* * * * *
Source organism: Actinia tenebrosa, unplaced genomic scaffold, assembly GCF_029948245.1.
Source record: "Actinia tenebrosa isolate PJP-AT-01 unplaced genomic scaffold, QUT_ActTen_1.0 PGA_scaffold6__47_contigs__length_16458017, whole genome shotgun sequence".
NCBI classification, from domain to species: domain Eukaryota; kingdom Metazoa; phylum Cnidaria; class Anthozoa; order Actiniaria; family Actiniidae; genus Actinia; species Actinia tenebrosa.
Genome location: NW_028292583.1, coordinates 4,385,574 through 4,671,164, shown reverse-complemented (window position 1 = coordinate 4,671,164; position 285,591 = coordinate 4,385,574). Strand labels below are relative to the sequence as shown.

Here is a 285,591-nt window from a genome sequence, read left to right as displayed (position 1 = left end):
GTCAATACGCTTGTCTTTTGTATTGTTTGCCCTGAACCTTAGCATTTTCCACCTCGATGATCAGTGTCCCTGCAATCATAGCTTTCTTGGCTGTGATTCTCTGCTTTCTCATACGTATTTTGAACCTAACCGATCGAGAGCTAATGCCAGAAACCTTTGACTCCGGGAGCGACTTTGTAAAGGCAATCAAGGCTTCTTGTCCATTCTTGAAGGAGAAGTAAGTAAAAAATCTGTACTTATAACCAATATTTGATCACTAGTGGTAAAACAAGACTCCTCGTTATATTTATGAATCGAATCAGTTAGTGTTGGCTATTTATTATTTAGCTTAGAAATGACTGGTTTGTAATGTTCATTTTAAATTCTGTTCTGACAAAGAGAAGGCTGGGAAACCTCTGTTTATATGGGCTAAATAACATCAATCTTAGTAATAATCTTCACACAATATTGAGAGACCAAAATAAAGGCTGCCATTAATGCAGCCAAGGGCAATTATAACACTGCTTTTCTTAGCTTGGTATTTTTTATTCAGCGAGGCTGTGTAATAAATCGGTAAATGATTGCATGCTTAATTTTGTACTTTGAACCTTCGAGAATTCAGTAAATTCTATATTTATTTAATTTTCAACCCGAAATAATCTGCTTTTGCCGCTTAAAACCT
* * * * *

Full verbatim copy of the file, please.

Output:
Source organism: Actinia tenebrosa, unplaced genomic scaffold, assembly GCF_029948245.1.
Source record: "Actinia tenebrosa isolate PJP-AT-01 unplaced genomic scaffold, QUT_ActTen_1.0 PGA_scaffold6__47_contigs__length_16458017, whole genome shotgun sequence".
NCBI classification, from domain to species: domain Eukaryota; kingdom Metazoa; phylum Cnidaria; class Anthozoa; order Actiniaria; family Actiniidae; genus Actinia; species Actinia tenebrosa.
Genome location: NW_028292583.1, coordinates 4,385,574 through 4,671,164, shown reverse-complemented (window position 1 = coordinate 4,671,164; position 285,591 = coordinate 4,385,574). Strand labels below are relative to the sequence as shown.

Here is a 285,591-nt window from a genome sequence, read left to right as displayed (position 1 = left end):
GTCAATACGCTTGTCTTTTGTATTGTTTGCCCTGAACCTTAGCATTTTCCACCTCGATGATCAGTGTCCCTGCAATCATAGCTTTCTTGGCTGTGATTCTCTGCTTTCTCATACGTATTTTGAACCTAACCGATCGAGAGCTAATGCCAGAAACCTTTGACTCCGGGAGCGACTTTGTAAAGGCAATCAAGGCTTCTTGTCCATTCTTGAAGGAGAAGTAAGTAAAAAATCTGTACTTATAACCAATATTTGATCACTAGTGGTAAAACAAGACTCCTCGTTATATTTATGAATCGAATCAGTTAGTGTTGGCTATTTATTATTTAGCTTAGAAATGACTGGTTTGTAATGTTCATTTTAAATTCTGTTCTGACAAAGAGAAGGCTGGGAAACCTCTGTTTATATGGGCTAAATAACATCAATCTTAGTAATAATCTTCACACAATATTGAGAGACCAAAATAAAGGCTGCCATTAATGCAGCCAAGGGCAATTATAACACTGCTTTTCTTAGCTTGGTATTTTTTATTCAGCGAGGCTGTGTAATAAATCGGTAAATGATTGCATGCTTAATTTTGTACTTTGAACCTTCGAGAATTCAGTAAATTCTATATTTATTTAATTTTCAACCCGAAATAATCTGCTTTTGCCGCTTAAAACCT